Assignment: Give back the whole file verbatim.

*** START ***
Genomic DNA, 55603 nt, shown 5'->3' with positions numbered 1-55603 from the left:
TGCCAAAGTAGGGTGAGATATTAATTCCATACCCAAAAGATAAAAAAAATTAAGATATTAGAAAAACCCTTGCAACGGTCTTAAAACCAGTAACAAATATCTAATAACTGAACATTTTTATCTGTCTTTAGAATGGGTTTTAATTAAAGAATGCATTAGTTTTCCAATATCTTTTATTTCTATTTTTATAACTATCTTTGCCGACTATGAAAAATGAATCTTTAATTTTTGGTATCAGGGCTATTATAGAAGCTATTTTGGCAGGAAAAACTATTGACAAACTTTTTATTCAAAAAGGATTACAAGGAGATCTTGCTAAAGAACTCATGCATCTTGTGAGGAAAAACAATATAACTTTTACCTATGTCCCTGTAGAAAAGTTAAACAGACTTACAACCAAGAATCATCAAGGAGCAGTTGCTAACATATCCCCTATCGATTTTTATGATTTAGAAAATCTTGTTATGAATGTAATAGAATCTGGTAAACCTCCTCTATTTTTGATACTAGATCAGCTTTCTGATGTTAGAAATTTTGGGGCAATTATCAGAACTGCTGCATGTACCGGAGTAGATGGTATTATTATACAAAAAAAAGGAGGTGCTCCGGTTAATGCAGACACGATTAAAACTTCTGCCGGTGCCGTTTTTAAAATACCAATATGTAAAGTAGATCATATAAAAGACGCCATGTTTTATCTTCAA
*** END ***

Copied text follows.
Genomic DNA, 55603 nt, shown 5'->3' with positions numbered 1-55603 from the left:
TGCCAAAGTAGGGTGAGATATTAATTCCATACCCAAAAGATAAAAAAAATTAAGATATTAGAAAAACCCTTGCAACGGTCTTAAAACCAGTAACAAATATCTAATAACTGAACATTTTTATCTGTCTTTAGAATGGGTTTTAATTAAAGAATGCATTAGTTTTCCAATATCTTTTATTTCTATTTTTATAACTATCTTTGCCGACTATGAAAAATGAATCTTTAATTTTTGGTATCAGGGCTATTATAGAAGCTATTTTGGCAGGAAAAACTATTGACAAACTTTTTATTCAAAAAGGATTACAAGGAGATCTTGCTAAAGAACTCATGCATCTTGTGAGGAAAAACAATATAACTTTTACCTATGTCCCTGTAGAAAAGTTAAACAGACTTACAACCAAGAATCATCAAGGAGCAGTTGCTAACATATCCCCTATCGATTTTTATGATTTAGAAAATCTTGTTATGAATGTAATAGAATCTGGTAAACCTCCTCTATTTTTGATACTAGATCAGCTTTCTGATGTTAGAAATTTTGGGGCAATTATCAGAACTGCTGCATGTACCGGAGTAGATGGTATTATTATACAAAAAAAAGGAGGTGCTCCGGTTAATGCAGACACGATTAAAACTTCTGCCGGTGCCGTTTTTAAAATACCAATATGTAAAGTAGATCATATAAAAGACGCCATGTTTTATCTTCAA